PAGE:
Dishing out superlatives for Ohio State teams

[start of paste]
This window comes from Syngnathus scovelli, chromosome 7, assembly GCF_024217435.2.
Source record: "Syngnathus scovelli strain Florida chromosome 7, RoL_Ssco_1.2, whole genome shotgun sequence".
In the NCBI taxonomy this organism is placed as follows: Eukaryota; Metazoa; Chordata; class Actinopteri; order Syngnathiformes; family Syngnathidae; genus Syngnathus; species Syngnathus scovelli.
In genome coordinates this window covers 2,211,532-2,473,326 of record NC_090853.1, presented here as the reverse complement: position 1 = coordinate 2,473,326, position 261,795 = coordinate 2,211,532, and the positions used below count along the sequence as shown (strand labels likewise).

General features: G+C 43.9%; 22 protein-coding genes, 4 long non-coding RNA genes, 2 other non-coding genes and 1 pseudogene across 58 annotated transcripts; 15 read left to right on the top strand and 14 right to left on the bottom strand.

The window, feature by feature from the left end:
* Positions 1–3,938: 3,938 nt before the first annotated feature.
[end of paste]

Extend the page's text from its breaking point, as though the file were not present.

Then-junior Kyle Snyder lifts Penn State’s Nick Nevills for a takedown on Feb. 3, 2017 at the Schottenstein Center. OSU lost, 32-12. Credit: Nicholas McWilliams | Former Sports EditorNearly every year, the Ohio State athletics program sends several teams out to compete for national championships. Just as often, it seems those teams come home with those titles. Last season, both the men’s volleyball team and synchronized swimming team proved to be the best in their respective sport, and each secured a championship. However, with so many teams around campus, it can be challenging for students to know which teams to keep an eye on throughout the year. So The Lantern created a list of eight superlatives that match Ohio State teams to help students know which to follow in 2017-18.The juggernaut: Synchronized SwimmingNo school has dominated the sport of synchronized swimming over its history quite like the Buckeyes. The sport has existed since 1977, when it was hosted by the Association for Intercollegiate Athletics for Women until it was taken over by the NCAA in 1983. And over that 40-year stretch, Ohio State has come away with 30 national championships, followed by Stanford, which has won eight. That trend continued in 2017 when the Buckeyes won the national title again — their 30th — with 100 points over Stanford’s 88 points in the overall team standings. The only match the Buckeyes were outscored in was the Trio Finals, where they lost to Stanford by 0.5 (84.1667 to 83.6667). The Scarlet and Gray will lose Solo Finals champion Emma Baranski, and Elizabeth Davidson, who was Baranski’s partner on the Duo Finals, but two members of the Trio Finals group will be returning (seniors Alyssa Hoying and Monica Velazquez-Stiak). Eleven members from last season’s national championship team might be leaving, but there is nothing to indicate the Buckeyes won’t be title contenders again in 2018.Team at its peak: Women’s BasketballThe Buckeyes return four of their top five scorers, including two-time conference player of the year senior guard Kelsey Mitchell. But in her three years at Ohio State, her team has failed to advance past the Sweet 16 of the NCAA tournament despite being seeded No. 3 (in 2016) and No. 5 twice (in 2015 and 2017)Ohio State then-redshirt junior Linnae Harper takes the ball up the court against Purdue in a Big Ten tournament semifinal game in Indianapolis. Credit: Ashley Nelson | Station ManagerThis upcoming season will be her final opportunity to advance far in the tournament, and it might be her team’s last chance for a couple of seasons. The Buckeyes have just nine players on the roster and five will be seniors, including four projected starters. To make matters worse, two promising freshmen — forward Tori McCoy and guard Kiara Lewis — decided to transfer away from Ohio State in the spring. The Buckeyes do not have any incoming freshman or transfers. Mitchell, a ball-dominant, fast-break-happy guard, will be complemented by forward Stephanie Mavunga (11.4 points, 10.8 rebounds per game last season) and guard Sierra Calhoun (9.5 points per game, 38.6 percent 3-point shooter last season) this season.Team on the rebound: Men’s BasketballOhio State endured its worst season under the guidance of Thad Matta in 2016-17, finishing with a 17-15 record. But with Chris Holtmann now taking the reigns of the team after he took Butler to the Sweet 16, things are looking up for the Buckeyes. Not only will the Buckeyes be bringing in a new head coach, but they also are bringing in three four-star recruits: forwards Kaleb Wesson and Kyle Young and guard Musa Jallow. They also will return a healthy redshirt junior forward Keita Bates-Diop, who played in just nine games for the Scarlet and Gray a season ago.And though the team saw Trevor Thompson, Jaquan Lyle and Marc Loving depart after the end of the 2016-17 season, the team’s leading scorer from a year ago, senior forward Jae’Sean Tate, will be returning, as will the team’s second best 3-point shooter, redshirt senior guard Kam Williams.Youngest team: BaseballThe Ohio State baseball team lost five seniors and a junior at the end of the 2017 season, but the team will be retaining a promising young core of players, including its two leading hitters from a season ago, outfielder Dominic Canzone and infielder Conner Pohl. It is expected that the starting rotation will feature just one senior, and the field will be comprise mostly of sophomores and juniors, with only three seniors on the offensive side of the team.Several of Ohio’s top recruits will join the team as freshmen, including No. 8 catcher Dillon Dingler (Massillon Jackson), No. 15 pitcher Alex Theis (New Riegel) and No. 26 outfielder Jake Ruby (Bishop Hartley).But there might be no bigger addition to the team than southpaw Seth Lonsway. Not only was Lonsway ranked as the top recruit in Ohio by Perfect Game, but he appeared on MLB Pipeline’s top 200 draft prospects as the 148th-best player. He was drafted by the Cincinnati Reds in the 19th round of the MLB Draft with the 557th overall pick, but opted not to sign.Team on the rise: Women’s LacrosseLast season, Ohio State’s women’s lacrosse team endured an uncharacteristically subpar year, finishing 6-11. Since coach Alexis Venechanos arrived in Columbus seven years ago, the Buckeyes had only finished below .500 once. But there is reason for optimism.Ohio State then-freshman midfielder Liza Hernandez looks to pass in the offensive zone against Stanford on Feb. 24 at Ohio Stadium. Credit: James King | Sports DirectorThe Buckeyes retain much of their talent for 2017-18, including their top seven point-scorers. Senior attack Molly Wood led the team in points (48), goals (42), shots (97) and shots on goal (70). She will be joined by sophomore midfielder Liza Hernandez, who likely would have led Ohio State in points had she not suffered a knee injury nine games into the season. Must-watch team: Men’s VolleyballThe Ohio State men’s volleyball team doesn’t just win, it dominates. Last season, Ohio State finished 32-2 and won the NCAA championship for the second year in a row. It carried a win streak into the season and extended it to 42 wins — the third-longest in NCAA history – before dropping a match to UC Irvine. When the team reached the NCAA tournament, it swept its semifinal match against Hawaii and its title match against BYU. Though Ohio State will have to deal with the key losses of setter Christy Blough, middle blocker Driss Guessous and opposite hitter Miles Johnson to graduation, it returns 2017 Volleyball Magazine Player of the Year senior outside hitter Nicolas Szerszen, senior outside hitter Maxime Hervoir and redshirt junior middle blocker Blake Leeson. The Buckeyes will attempt a rare three-peat in the spring. Most well-rounded team: WrestlingThe conference-champion wrestling team features a talented mix of upperclassmen — led by senior heavyweight NCAA champion and Olympic gold medalist Kyle Snyder – with the help of select underclassmen.Sophomore Myles Martin checks the clock as he looks for back-points against Bo Nickal of Penn State on Feb. 3, 2017 at the Schottenstein Center. OSU lost, 32-12. Credit: Nicholas McWilliams | Former Sports EditorAll four individual Big Ten champions – redshirt senior Nathan Tomasello (133 pounds), redshirt senior Bo Jordan (174 pounds), redshirt sophomore Kollin Moore (197 pounds) and Snyder — return for another season and will be favorites both in their conference and in the country. That quartet will be joined on the mats by junior 184-pounder Myles Martin, who won the national championship at 174 pounds his freshman year, All-American 149-pounder Micah Jordan, who is a redshirt junior, and sophomore 141-pounder Luke Pletcher. Just a season removed from winning the 2016 NCAA championship, Ohio State possesses a deep, talented roster capable of making a run at the 2018 title.Biggest Sleeper: Men’s GolfThe Ohio State men’s golf team did not have the season it had hoped for, finishing ninth in the Stanford Regional. On a promising note, however, a pair of then-sophomores Will Grimmer and Daniel Wetterich placed 12th and 27th, respectively, out of 75 golfers. Both golfers would be recognized after the season with All-Midwest honors by the Golf Coaches Association of America.Each of the team’s top four golfers — Grimmer, Wetterich, sophomore Jeg Coughlin III and junior Caleb Ramirez — will return to compete for a title in 2017-18. The Buckeyes also have two golfers — Grimmer and sophomore Caden Orewiler — who qualified to play in the 2017 U.S. Amateur Championship. So while the team did not end 2017 at the top, it still returns its top performers and are well-positioned for the 2017-18 season. read more